Histories > Eau Claire County Historical Accounts >
"History of Eau Claire County Wisconsin, 1914, Past and Present"
Chapter 11 - Eau Claire County in the Civil War
by W. W. Bartlett
(-as transcribed from pages 185 - 192)
EXPERIENCE OF JAMES F. ALLEN.
Narrative of the Prison
Experience of James Fred. Allen,
battle of Cold Harbor, June 3, 1864, we remained inactive until the
That night after we had turned in, we received orders to pack up, fall
in and move out quietly and with as little noise as possible.
of the rank and file didn't understand the meaning of this, unnecessary
caution, but learned later that Wade Hampton's Legion (cavalry) was
of being in our vicinity and would hang on our flanks ready to attack
of our troops they felt able to get away with, hence the cautions which
some of us later found to our sorrow was well timed. We moved
as I remember, about 9 P. M. and after marching about two hours, the
being very dark, we were overtaken by a courier with the information
we, with a portion of the command had somewhere after
the wrong road in the dark and must about face and get back in quick
but with the main command now far in the front. We made a
effort to catch the command, but just before reaching it we got
orders to stop for a breathing spell and a few minutes rest.
was our undoing, for in a moment we were stretched along the side of
road in the woods out of the mud and were sound asleep, as indeed, many
had been for some time while marching in the ranks, and when a little
the order to fall in again was passed, still in whispers, some of us
not missed by our comrades or by the orderly whose business it was to
us into line, until too late. It was broad daylight when we
and when we realized the situation our feelings can better be imagined
pulled ourselves together and made another effort to catch the command;
this however, soon proved futile for we hadn't gone a mile when we were
halted by a command to surrender by a squad of cavalry who stepped into
the road ahead of us, and as they outnumbered us we at once saw the
of their argument and like good soldiers, obeyed orders, but before
could get to and disarm us we had the satisfaction of spoiling the
as well as the beauty of our new Springfield rifles by bringing their
suddenly in contact with near-by trees. This precaution in
of our cause, was however, strongly resented by our captors and had it
not been for some of the older and cooler heads among them it would
have gone hard with us, for at that period of the war the most
capture a reb could make next to a live Yankee, was a new Springfield
as near as I can remember, about seven miles from Richmond to which
we started as soon as they stripped us of everything of value to them
arriving there were immediately put in Libby prison on the third floor,
a hungry and tired lot of boys. We remained here
weeks, being treated fairly well and little dreaming of the horrors in
store for us when the gates of Andersonville closed behind us later.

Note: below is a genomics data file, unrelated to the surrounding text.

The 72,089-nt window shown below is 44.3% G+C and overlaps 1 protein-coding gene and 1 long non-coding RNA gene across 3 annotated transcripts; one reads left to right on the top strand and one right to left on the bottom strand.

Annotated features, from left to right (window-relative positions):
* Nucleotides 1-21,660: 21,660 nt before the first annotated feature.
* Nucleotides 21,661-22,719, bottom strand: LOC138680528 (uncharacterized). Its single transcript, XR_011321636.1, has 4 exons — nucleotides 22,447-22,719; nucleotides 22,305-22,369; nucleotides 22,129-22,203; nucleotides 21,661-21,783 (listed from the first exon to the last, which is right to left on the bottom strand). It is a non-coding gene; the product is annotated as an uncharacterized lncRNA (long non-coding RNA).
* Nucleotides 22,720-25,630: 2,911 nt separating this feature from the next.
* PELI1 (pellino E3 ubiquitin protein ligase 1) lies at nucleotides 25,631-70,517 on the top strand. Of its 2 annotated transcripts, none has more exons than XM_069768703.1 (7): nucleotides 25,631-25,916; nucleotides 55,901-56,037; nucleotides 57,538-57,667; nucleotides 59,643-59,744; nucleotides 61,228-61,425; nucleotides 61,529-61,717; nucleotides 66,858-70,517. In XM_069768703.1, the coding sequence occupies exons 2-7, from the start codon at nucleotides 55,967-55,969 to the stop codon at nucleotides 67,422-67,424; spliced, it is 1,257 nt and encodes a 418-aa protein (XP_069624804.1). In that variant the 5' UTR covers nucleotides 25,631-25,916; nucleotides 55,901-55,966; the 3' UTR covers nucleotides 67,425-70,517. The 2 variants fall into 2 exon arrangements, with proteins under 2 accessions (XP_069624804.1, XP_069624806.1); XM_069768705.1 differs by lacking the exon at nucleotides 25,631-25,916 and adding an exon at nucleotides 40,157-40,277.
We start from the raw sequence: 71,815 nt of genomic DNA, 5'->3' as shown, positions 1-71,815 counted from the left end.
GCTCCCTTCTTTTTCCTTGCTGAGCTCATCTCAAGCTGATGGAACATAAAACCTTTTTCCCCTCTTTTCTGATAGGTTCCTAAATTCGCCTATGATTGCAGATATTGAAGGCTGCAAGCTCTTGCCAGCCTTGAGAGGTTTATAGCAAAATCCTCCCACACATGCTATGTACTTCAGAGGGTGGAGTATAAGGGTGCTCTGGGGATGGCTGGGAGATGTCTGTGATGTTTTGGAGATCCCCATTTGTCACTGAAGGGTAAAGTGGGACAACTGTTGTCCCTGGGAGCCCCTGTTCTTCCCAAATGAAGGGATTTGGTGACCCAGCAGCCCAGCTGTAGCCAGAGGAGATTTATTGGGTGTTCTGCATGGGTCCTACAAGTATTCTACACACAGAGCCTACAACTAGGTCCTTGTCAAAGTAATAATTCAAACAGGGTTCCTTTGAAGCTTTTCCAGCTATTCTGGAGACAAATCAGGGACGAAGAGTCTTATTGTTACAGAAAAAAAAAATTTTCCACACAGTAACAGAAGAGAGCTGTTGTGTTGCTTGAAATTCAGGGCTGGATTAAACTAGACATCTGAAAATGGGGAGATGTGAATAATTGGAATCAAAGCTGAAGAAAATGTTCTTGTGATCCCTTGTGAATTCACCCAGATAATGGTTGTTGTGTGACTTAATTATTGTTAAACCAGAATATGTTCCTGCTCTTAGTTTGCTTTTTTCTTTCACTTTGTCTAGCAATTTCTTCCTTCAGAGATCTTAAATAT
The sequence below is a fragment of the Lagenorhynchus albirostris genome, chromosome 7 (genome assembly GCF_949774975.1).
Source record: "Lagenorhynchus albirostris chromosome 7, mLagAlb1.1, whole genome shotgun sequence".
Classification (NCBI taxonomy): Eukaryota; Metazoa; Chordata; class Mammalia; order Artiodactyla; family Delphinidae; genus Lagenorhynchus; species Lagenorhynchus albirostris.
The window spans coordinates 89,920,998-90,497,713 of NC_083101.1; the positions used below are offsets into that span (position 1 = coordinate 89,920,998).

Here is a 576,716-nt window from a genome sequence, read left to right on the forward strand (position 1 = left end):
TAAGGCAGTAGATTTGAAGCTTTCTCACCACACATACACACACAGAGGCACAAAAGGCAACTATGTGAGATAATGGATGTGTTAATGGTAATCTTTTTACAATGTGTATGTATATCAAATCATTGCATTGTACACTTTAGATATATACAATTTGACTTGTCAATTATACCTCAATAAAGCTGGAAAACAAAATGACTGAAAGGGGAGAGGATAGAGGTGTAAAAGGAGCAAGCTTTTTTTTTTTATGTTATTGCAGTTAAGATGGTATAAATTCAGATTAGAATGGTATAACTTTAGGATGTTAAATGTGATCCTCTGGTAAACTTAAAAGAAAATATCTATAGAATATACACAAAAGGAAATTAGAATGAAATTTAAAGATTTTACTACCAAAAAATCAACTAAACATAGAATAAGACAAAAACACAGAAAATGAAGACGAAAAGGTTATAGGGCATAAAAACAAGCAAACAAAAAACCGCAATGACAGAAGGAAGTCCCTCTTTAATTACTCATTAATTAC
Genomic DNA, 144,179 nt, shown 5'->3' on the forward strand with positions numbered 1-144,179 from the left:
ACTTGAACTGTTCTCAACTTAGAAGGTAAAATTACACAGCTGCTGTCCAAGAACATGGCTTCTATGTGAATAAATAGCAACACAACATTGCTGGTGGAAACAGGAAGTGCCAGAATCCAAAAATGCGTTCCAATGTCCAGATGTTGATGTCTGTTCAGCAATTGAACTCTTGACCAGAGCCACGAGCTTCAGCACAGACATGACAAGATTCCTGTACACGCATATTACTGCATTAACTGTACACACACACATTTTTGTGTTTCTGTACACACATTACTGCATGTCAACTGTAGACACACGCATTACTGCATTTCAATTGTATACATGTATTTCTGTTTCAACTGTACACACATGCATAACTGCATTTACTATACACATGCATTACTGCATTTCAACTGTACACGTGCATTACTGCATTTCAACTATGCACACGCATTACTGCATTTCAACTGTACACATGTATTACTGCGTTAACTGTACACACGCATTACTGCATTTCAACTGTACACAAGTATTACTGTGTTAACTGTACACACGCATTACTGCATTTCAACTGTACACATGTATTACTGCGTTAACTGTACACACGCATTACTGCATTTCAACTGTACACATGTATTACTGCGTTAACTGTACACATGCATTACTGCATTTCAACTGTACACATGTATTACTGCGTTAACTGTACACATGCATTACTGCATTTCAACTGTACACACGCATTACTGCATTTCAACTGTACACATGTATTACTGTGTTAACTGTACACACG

first of July we were loaded in cattle cars recently used for
of cattle, and after a trip of four days' jolting and bumping over the
worst roads imaginable, and filled with hardships and suffering, we
Andersonville Prison, that horrible hell-hole of the Confederacy in the
interior of Georgia, where in a stockade of thirty acres were confined
as many as 33,000 Union prisoners at one time, packed in so closely
the space equally divided would allow only four square feet to a
Here during the last year of the war were confined about 50,000 of whom
over 13,000 died from starvation, exposure, scurvy and loathsome
No pen can tell what we suffered in the months we were held there till
the close of the war.
the inside of the stockade, twenty feet from its base, ran the dead
and should a person step over the line accidentally or purposely he was
shot by the sentinels on the stockade. Many driven half
the horrors of their daily existence deliberately walked to death by
this dead line.
was the center of the prison and through it flowed a small creek, which
furnished all the water that was to be had for the daily use of the
and in addition it was the sewer for thousands of men crowded together,
who had to drink of its pestilential waters.
us were without shelter from the winter storms or summer heat and the
which we wore did not cover our nakedness. We yearned for the
food in the swill pails of our northern homes.
was made by Wirz, the inhuman rebel monster in charge of the prison, to
lighten our sufferings and make us comfortable, but his every effort
to prolong and intensify our sufferings. Refuse bacon unfit
human being, and unbolted cornmeal was our diet. It could not
was not meant to support life. Men were dying like flies each
feet and ankles rotting off, limbs swollen to thrice their normal
Unable to protect themselves, their food was stolen from them by their
crazed comrades in their desperate fight for life. Although
corn and vegetables could easily have been furnished them, they were
so that scurvy could do its work.
was given to us to wear or soap for washing, nor medical assistance in
sickness. Chills and fever were rife and diarrhea over
while the stench was unspeakable and always with us.
just before Sherman started on his march to the sea, and doubtless in
of his attempt to liberate us, we were hurriedly put in cattle cars and
run to Savannah, Ga., and put into a temporary stockade, pending the